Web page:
9. More notes on Genesis

Still banging my head against the wall on the post I mentioned yesterday, so continuing on with reflections on Genesis and beyond.

In Lamech, violence intensifies as does alienation from God.  He cries out, “Sevenfold vengeance shall be taken for Cain: but for Lamech seventy times sevenfold.”  Note that it was God who decreed sevenfold vengeance for Cain, Lamech presumes this vengeance for himself and multiplies it.

If God creates by knowing, pace Augustine, what does it mean when He “remembers” Noah?

The builders of Babel, “Come, let us make a city and a tower, the top whereof may reach to heaven: and let us make our name famous before we be scattered abroad into all lands.”  Note what God promises Abram, “And I will make of thee a great nation, and I will bless thee, and magnify thy name, and thou shalt be blessed.”

I don’t think we’re supposed to see Lot as a particularly good guy.  Note that when he comes into conflict with Abram over the land, he chooses the land that looks like Egypt, which seems like an unwise choice given the symbolic role of Egypt in Scripture, and goes to dwell among the cities, also troublesome places.  These cities are, of course, Sodom and Gomorrah, and we’re immediately told, “And the men of Sodom were very wicked, and sinners before the face of the Lord, beyond measure.”  Is Lot included among the men of Sodom?  Even if not, he’s clearly been misled by apparent earthly goods.  It’s important, I think, that right after Lot departs, God speaks to Abram again and confirms that the land which Lot didn’t select is the land promised by God.

God speaks to Abram again right after he rejects the King of Sodom’s rewards for assisting him in battle.  Surely, this is significant as well. 

There’s apparently an ancient tradition that Melchizedek was Noah’s son, Shem.  Salem, where he is king, is the future site of Jerusalem.  The priestly, not merely biological, line thus goes from Adam to Seth to Noah, Shem, then Abram and onward to Christ.  His role as priest of the God most high, the priest of the true God in a world of many gods.  How God emerges in such a world, what it was like to worship Him, adds endless depth to how we read the text.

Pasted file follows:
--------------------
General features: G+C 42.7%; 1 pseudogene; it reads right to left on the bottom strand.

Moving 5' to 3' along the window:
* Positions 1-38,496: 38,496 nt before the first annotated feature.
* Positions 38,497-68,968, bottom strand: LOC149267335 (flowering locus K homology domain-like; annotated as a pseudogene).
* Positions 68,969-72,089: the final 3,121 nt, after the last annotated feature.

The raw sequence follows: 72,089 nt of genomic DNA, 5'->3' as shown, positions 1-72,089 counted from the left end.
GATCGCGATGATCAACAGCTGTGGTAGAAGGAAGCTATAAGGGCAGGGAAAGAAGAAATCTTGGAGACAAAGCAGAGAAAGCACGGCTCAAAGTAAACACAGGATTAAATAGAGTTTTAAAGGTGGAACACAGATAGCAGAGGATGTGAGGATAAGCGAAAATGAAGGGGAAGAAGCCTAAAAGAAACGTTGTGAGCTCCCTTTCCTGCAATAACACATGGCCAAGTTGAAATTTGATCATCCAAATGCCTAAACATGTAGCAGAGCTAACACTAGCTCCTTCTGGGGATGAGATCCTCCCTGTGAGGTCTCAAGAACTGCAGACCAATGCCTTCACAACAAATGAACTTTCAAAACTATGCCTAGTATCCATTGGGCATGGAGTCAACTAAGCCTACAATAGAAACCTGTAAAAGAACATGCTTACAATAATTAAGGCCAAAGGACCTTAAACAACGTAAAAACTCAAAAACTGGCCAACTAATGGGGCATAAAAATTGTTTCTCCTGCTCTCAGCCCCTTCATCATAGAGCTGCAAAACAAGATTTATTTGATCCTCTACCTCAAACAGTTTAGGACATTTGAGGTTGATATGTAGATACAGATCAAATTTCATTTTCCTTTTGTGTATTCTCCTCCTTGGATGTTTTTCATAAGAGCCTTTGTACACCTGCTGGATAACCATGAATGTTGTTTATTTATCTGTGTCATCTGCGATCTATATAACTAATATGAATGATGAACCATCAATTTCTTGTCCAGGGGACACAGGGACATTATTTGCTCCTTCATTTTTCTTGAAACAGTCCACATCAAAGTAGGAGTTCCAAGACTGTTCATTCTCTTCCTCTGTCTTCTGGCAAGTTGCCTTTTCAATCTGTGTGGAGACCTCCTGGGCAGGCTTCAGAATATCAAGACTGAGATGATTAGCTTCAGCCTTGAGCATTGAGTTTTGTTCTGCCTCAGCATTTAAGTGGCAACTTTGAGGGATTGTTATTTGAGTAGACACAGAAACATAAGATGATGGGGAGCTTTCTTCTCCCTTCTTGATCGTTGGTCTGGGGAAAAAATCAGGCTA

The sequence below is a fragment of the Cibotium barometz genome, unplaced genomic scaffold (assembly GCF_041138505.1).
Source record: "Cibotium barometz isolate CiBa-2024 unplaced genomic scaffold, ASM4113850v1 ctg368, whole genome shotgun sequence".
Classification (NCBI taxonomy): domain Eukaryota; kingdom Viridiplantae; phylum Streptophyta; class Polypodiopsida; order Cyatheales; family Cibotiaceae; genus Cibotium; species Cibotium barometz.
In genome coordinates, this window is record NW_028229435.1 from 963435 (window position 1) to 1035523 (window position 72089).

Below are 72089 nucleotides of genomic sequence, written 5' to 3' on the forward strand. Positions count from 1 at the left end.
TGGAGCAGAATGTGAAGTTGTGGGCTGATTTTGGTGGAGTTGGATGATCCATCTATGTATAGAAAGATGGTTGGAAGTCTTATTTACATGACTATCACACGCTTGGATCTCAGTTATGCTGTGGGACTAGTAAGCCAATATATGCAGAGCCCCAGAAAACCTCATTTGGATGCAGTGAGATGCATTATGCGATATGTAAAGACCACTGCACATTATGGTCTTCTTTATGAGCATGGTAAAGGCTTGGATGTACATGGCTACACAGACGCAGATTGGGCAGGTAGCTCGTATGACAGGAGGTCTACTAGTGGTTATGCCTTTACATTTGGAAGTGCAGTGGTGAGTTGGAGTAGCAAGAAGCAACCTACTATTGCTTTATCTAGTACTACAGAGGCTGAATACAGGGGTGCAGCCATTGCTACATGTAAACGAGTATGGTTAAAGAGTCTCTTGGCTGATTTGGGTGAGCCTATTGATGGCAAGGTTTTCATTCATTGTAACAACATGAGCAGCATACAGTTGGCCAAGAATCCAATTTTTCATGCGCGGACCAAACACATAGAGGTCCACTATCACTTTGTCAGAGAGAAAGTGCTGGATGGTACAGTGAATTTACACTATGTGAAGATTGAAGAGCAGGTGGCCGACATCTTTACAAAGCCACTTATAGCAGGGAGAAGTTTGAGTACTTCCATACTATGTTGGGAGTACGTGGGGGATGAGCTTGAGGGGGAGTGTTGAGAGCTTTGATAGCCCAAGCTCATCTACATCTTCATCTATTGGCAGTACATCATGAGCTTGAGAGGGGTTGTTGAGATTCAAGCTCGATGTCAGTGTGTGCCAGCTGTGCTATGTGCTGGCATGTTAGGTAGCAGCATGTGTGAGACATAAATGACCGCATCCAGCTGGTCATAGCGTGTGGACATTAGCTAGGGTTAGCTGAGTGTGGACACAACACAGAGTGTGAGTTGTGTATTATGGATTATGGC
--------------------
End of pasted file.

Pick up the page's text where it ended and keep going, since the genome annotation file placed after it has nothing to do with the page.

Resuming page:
Abraham is the champion of faith. Isaac fades into the background after his binding, and God is called “the fear of Isaac.”  The passed over sacrificial victim, something’s there’s but I can’t quite grasp it.  What characterizes Jacob?  His single-minded desire for God’s blessing.  It culminates in wrestling with God himself, surely one of the most momentous and mysterious moments in all of Scripture.  The strangeness of Genesis is manifest in this moment.

Joseph, trust in God’s providence, see his speech to his brothers when he finally reveals himself.  Joseph is also a somewhat ambiguous figure.  He takes an Egyptian name, an Egyptian wife, adopts their fashion, and is even mummified.  He saves his family, but in a few generations this will lead to their enslavement.   We might also wonder if their apparent loss of knowledge of God is the result of the same sort of cultural assimilation we see in the figure of Joseph.  

Christ comes from the line of Judah, his three older brothers are passed over for transgressions, sexual and violent.  Judah is the protector of Benjamin, when it looks as if the latter will be enslaved the Egyptians for theft, he offers up his own life in exchange, a figure of his greatest descendant.  Paul comes from the tribe of Benjamin, the tribe which is the only one that remains loyal to the kings descended from Judah as the united monarchy collapses.  What are we to make of the fact that Judah is the son of the Leah, the undesired wife?  What of the fact that Jesus is descended from his relations with Tamar, his widowed daughter-in-law? 

Now I need to get off my butt and finish Exodus. 


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